Thiol oxidation and cytochrome P450-dependent metabolism of CCl4 triggers Ca2+ release from liver microsomes

Detcho A. Stoyanovsky, Arthur I. Cederbaum

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39 Scopus citations


Elevation of cytosolic calcium levels has been shown to occur after exposure to hepatotoxins such as CCl4. This has been associated with inhibition of the Ca2+, Mg2+-ATPase which pumps calcium into the endoplasmic reticulum. Elevated cytosolic Ca2+ may also result from activation of calcium releasing channels. In the presence of NADPH, CCl4 produced a concentration-dependent release of calcium from liver microsomes after a lag period. The lag period was shorter with microsomes from pyrazole- treated rats in which CYP2E1 is induced, as compared to saline microsomes. The calcium releasing process appears to be very sensitive to activation by CCl4 as effective concentrations (e.g., 50 μM) did not affect the Ca2+, Mg2+-ATPase or produce lipid peroxidation. Inhibition of the CCl4-induced release of calcium by 4-methylpyrazole and by anti-CYP2E1 IgG, and the requirement for NADPH, indicates that CCl4 metabolism is required for the activation of calcium release. The lag period for CCl4-induced release of calcium was associated with the time required to deplete α-tocopherol from the microsomal membranes; however, lipid peroxidation was not observed at these levels of CCl4, and the lag period for CCl4-induced release of calcium was shorter under anaerobic than aerobic conditions, suggesting a possible role for ·CCl3 in the mechanism of activation. Production of ·CCl3 was observed by ESR spin-trapping experiments with PBN; PBN prevented the CCl4-induced calcium release, presumably by interacting with ·CCl3 and other reactive species. Calcium release was produced by thiol oxidants such as 2,2'-dithiodipyridine. Lipophilic thiols such as mercaptoethanol or cysteamine could partially reverse the CCl4-induced calcium release, whereas GSH was ineffective. While the IP3 receptor system is considered as the main regulator of calcium release, liver also contains ryanodine-sensitive calcium releasing stores. The CCl4-induced calcium release was blocked by ruthenium red, a specific inhibitor of the ryanodine receptor; ruthenium red did not block CCl4 metabolism to ·CCl3. CCl4 increased the binding of ryanodine, a specific ligand for the ryanodine-sensitive calcium channel. These results suggest that metabolism of CCl4 to reactive species by cytochrome P450 results in an activation of a ryanodine-sensitive calcium channel, perhaps due to oxidation of lipophilic thiols of the channel. Activation of calcium releasing channels may play a role in the elevated cytosolic calcium levels found in the liver after treatment with hepatotoxins.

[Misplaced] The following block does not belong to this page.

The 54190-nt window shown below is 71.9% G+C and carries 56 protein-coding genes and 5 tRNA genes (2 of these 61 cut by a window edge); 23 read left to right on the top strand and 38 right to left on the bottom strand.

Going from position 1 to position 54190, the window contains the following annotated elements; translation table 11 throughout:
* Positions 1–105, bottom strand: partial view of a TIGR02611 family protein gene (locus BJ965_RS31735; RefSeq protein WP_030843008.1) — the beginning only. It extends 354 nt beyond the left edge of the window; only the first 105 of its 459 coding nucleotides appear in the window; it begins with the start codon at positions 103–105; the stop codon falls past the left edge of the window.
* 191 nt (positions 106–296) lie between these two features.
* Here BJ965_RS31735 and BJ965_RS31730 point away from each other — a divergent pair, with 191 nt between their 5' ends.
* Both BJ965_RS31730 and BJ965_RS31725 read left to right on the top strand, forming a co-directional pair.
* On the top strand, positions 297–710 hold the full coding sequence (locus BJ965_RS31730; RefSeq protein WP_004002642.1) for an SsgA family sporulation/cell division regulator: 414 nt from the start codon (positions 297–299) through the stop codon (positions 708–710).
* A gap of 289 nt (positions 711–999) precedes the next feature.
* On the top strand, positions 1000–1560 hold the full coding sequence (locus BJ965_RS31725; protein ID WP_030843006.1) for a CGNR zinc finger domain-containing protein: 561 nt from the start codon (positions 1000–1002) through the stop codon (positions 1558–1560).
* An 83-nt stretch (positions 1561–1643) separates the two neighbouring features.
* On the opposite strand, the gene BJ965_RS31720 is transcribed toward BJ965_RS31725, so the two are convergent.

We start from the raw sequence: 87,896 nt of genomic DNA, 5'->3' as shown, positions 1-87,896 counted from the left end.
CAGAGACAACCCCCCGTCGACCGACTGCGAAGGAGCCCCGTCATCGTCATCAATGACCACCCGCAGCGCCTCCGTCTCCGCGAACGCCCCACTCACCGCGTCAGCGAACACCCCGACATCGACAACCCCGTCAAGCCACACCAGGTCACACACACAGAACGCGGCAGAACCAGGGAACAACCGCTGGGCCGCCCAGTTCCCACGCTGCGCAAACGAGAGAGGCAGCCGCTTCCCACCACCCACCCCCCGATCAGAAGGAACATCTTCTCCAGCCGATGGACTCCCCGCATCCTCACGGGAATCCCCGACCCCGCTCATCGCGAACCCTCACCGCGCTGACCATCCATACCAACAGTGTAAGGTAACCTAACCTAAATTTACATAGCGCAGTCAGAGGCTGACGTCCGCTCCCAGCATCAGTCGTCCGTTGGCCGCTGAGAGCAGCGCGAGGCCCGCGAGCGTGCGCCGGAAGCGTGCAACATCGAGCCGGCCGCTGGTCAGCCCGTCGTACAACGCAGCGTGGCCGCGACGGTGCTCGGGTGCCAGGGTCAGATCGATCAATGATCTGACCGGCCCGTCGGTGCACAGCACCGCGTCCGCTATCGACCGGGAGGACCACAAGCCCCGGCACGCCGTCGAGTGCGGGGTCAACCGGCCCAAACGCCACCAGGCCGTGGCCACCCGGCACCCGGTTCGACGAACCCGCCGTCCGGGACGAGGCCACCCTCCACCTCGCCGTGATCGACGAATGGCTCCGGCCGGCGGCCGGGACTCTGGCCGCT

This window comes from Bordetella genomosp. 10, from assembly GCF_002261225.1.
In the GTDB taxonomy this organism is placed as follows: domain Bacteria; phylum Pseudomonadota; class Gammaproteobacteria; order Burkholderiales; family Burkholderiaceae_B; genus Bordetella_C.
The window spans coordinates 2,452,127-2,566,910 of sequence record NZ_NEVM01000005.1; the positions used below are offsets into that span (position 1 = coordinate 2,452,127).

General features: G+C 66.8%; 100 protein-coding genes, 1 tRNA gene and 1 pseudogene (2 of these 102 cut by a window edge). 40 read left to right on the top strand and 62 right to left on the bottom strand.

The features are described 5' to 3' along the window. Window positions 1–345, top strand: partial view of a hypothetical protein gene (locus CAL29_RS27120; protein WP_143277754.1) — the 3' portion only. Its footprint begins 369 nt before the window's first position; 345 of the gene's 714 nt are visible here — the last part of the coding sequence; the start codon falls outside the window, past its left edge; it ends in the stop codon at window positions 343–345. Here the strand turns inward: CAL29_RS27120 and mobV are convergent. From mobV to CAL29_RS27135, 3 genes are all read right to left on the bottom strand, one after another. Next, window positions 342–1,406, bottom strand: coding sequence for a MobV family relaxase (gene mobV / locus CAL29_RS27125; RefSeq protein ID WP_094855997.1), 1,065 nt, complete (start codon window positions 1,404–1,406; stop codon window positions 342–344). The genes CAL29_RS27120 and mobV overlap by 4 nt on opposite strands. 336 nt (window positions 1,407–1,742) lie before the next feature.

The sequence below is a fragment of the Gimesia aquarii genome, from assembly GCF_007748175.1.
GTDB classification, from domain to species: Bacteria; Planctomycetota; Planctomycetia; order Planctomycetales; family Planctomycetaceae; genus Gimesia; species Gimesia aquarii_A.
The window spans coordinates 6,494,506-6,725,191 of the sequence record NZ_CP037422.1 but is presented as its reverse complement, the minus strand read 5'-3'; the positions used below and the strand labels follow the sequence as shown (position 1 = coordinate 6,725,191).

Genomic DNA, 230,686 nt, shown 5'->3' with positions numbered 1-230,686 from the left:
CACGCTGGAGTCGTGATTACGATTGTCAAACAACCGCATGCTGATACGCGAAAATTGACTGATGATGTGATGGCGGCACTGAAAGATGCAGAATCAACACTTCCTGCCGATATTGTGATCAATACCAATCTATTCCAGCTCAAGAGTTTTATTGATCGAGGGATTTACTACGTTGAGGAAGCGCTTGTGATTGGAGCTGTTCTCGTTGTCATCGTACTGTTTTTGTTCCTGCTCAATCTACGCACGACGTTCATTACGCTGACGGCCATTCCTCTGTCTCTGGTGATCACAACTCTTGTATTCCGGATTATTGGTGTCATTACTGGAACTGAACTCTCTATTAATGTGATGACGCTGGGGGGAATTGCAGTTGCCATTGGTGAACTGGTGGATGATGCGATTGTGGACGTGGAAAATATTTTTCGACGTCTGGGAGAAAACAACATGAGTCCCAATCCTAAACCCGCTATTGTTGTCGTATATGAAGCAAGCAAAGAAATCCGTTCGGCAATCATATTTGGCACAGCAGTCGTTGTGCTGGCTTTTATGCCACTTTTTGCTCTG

Original languageEnglish
Pages (from-to)15839-15845
Number of pages7
Issue number49
StatePublished - 1996


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